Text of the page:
Why NOT use emoji as part of a password

Emoji are a very common part of online communication, especially for the younger generation. Smiling or frowning faces, gestures, or basically anything else, can easily and quickly be incorporated into regular text. There are many symbols and characters, as you can see, for example, on Emojipedia, which collects emoji and where you can copy them directly.

However, an emoji is in effect nothing more than a regular character like any other letter, only this character is displayed in the form of an image. So it might be handy to use an emoji as part of a password to log in. This would be an extension of special characters, which would be a big problem for hackers trying to get into accounts through brute force, i.e. by trying all possible combinations of passwords.

While it looks tempting, a password in the form of a series of 🐵🐵🐵 or 🍆🍆🍆 might not be such a good idea.

Why is it a bad idea to use emoji in passwords?

Emojis are widely used in online communication, so we might want to use them in passwords as well. However, emoji, the precursor to emoji that are just written with classic keyboard symbols, definitely make sense. A combination like: D or ;) are very easy to type. But with emoji, i.e. symbols represented by an image, the situation is different.

  • You don’t have to log in anymore – Just because emoji can be used in passwords, that doesn’t mean you should. On mobile, typing an emoji is very easy, and the keyboard usually directly offers a set of characters for you to choose from right away. But that’s not the case for traditional computers. Often you just can’t get to the emoji and you’ll have to find the right ones on, for example, the aforementioned Emojipedia. It’s very impractical, and you have to actually hit the emoji. It can easily happen that you can only access your account from your mobile phone, but not from your computer.
  • Emoji are not standardised – Different operating systems may not always display emoji in the same way. There’s no guarantee that an emoji that works perfectly on your iPhone will be recognised when you try to sign in to the same account on Windows.
  • Passwords made up of only emoji are not very secure – A great password contains an element of randomness, or is random altogether. But there are a number of emoji that are used really a lot and are readily available. Users will mainly use these symbols within their passwords, which hackers will try first.
  • Emojis don’t protect against brute force attacks – The software behind brute force attacks is getting more sophisticated. Scrolling through a library of common emoji and likely combinations will take milliseconds. It makes sense to use an emoji as part of a password, as long as we can get to that character on all devices, but sometimes typing or selecting the right emoji is very complicated and extremely impractical.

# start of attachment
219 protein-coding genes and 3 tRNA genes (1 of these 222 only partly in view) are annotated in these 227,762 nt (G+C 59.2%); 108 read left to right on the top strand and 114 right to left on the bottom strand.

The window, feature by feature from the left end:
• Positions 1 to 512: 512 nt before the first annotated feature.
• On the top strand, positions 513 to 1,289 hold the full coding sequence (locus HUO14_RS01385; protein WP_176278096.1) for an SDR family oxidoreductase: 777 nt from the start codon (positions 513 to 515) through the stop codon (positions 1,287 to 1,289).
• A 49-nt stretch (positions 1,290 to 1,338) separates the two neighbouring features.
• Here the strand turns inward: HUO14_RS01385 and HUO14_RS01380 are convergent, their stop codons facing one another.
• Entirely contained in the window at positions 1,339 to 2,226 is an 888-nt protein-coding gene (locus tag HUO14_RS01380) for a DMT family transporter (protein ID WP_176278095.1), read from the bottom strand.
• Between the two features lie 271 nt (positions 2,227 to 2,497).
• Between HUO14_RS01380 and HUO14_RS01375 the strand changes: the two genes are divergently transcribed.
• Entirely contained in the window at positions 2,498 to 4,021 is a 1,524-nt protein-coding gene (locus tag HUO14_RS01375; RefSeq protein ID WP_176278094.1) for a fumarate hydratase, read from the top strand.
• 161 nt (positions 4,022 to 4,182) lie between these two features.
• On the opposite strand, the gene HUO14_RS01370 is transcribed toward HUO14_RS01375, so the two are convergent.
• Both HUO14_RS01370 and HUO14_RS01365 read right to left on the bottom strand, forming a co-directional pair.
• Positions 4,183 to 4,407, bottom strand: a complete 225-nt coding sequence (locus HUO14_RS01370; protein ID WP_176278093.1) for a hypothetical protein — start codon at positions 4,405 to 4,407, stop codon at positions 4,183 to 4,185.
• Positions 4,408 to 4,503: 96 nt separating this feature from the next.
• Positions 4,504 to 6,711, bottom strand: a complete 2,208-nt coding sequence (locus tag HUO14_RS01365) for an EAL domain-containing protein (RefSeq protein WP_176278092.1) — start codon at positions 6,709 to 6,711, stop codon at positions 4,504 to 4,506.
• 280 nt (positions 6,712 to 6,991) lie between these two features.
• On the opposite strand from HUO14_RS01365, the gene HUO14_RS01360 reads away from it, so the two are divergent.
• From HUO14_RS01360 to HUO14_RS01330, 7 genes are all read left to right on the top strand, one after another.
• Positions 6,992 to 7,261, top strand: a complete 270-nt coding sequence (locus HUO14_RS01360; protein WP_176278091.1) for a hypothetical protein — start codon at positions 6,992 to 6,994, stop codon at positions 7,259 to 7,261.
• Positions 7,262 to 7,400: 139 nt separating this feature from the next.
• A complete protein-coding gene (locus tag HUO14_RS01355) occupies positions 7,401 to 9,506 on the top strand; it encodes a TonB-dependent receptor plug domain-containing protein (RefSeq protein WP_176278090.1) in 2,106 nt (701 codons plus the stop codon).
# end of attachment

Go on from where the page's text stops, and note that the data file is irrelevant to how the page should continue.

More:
Brute force
Photo: JumpStory

What is a brute force attack?

Brute force attacks are a common way to crack passwords and gain access to private data. The attacker tries a huge number of passwords and tries to figure out a given combination. Due to the capabilities and computational power of even fairly ordinary computers, it is not a problem to try a huge number of passwords in a second.

It’s a relatively simple process, but the tendency of Internet users to use predictable improbable passwords only adds to the effectiveness of this type of attack.

4 steps to improve password security (without using emoji)

Adding a few emoji in the form of padlocks won’t make your passwords that much stronger again, but here are four steps you can take today to ensure your data stays private and protected.

  • Use long and complex passwords – The key to a strong password is length and complexity. If you’re creating a password (without using an emoji), make sure it’s long and contains a range of numbers, symbols, and upper and lower case letters.
  • Avoid recognizable words and patterns – Brute force attacks usually rely on an algorithm that goes through common words and combinations. With this in mind, do not use recognizable words, names, dates, and number sequences. Randomness is essential.
  • Use different passwords for different accounts – If one password is cracked, the last thing you want is for the attack to spread to all of your accounts. Make sure every profile you use, from social media sites to online banking, has different login credentials.
  • Use a password manager – To combine all the basic elements of password security, get a password manager. These tools allow you to generate complex passwords, automatically fill out login forms, and maintain data security across platforms. You can also use a password manager completely free of charge, but that doesn’t mean the security is any weaker. We definitely recommend giving Password Manager a try.

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